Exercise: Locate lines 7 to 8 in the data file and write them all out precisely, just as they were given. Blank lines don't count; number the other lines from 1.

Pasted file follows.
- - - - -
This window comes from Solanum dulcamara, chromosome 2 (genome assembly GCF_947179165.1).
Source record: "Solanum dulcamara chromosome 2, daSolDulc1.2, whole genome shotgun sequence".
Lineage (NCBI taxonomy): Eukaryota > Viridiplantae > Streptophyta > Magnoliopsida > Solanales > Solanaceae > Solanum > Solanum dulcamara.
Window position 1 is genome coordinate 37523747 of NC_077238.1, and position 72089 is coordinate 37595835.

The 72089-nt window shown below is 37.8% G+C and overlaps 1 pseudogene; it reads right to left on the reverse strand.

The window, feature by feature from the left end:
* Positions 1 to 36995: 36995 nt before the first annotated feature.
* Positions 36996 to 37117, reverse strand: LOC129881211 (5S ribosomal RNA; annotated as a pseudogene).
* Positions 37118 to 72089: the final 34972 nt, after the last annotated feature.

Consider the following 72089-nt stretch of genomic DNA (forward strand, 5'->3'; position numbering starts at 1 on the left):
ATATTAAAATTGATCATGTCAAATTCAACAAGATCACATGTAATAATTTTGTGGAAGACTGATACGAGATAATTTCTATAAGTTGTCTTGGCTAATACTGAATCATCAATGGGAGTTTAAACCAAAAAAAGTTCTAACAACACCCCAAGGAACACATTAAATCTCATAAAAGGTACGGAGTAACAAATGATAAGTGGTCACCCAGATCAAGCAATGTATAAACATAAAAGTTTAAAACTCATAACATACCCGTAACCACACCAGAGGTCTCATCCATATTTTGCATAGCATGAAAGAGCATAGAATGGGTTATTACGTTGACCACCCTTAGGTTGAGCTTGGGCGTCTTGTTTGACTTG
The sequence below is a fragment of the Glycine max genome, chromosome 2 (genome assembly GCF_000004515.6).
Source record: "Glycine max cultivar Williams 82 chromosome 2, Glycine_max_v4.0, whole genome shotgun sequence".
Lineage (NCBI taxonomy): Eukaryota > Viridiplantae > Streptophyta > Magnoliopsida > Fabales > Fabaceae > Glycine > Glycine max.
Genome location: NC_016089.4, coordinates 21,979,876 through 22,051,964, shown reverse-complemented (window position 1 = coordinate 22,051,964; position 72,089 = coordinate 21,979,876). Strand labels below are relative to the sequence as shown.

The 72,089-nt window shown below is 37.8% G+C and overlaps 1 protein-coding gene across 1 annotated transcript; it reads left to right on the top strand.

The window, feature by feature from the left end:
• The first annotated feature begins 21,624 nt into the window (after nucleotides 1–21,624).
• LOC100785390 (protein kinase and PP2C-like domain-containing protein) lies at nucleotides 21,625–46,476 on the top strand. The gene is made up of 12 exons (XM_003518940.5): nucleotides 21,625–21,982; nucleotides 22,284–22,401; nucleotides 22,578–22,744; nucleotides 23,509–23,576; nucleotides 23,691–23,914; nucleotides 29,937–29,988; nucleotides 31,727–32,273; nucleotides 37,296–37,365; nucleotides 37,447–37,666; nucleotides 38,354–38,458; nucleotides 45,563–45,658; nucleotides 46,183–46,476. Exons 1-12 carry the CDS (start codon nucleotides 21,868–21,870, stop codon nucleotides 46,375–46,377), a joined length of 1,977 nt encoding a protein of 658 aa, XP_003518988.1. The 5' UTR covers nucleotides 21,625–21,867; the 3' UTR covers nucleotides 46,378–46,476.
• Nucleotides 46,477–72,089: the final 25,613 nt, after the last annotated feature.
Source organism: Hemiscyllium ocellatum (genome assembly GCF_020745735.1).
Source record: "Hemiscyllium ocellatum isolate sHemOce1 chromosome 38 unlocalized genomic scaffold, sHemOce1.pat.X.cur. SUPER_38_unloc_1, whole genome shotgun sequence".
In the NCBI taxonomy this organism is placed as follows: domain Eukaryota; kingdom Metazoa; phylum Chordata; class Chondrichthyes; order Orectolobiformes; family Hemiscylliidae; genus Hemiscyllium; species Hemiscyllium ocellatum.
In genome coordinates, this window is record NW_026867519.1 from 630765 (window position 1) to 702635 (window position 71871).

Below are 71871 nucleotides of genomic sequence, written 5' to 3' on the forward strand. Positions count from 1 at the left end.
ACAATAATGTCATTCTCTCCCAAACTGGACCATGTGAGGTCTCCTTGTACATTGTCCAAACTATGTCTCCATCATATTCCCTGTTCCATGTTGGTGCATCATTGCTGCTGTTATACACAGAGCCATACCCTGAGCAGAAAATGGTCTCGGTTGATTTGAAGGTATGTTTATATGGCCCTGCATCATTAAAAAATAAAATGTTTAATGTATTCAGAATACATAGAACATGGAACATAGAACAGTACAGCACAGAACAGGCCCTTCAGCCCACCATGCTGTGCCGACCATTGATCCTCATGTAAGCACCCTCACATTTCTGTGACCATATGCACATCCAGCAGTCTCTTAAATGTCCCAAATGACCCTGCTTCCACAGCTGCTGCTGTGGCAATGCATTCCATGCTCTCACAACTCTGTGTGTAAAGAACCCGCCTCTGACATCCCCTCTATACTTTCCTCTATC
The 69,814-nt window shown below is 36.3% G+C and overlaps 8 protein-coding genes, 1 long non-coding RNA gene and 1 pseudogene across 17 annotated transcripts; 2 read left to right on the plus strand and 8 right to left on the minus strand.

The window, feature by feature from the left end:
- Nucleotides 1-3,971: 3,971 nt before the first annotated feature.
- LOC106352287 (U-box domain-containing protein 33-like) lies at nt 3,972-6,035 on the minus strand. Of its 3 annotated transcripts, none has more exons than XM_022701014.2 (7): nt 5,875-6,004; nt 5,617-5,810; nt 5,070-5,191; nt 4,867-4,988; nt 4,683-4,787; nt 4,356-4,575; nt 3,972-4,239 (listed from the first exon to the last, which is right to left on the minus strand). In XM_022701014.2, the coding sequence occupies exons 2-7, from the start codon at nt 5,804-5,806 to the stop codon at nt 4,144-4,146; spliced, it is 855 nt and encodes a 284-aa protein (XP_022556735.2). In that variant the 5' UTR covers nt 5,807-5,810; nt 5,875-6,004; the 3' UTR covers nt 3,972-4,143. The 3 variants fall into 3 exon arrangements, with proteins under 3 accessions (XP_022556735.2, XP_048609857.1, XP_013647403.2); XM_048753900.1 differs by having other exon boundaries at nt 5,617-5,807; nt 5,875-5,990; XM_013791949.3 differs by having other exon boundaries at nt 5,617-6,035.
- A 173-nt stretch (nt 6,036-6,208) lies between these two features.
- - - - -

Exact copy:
* Positions 1 to 36995: 36995 nt before the first annotated feature.
* Positions 36996 to 37117, reverse strand: LOC129881211 (5S ribosomal RNA; annotated as a pseudogene).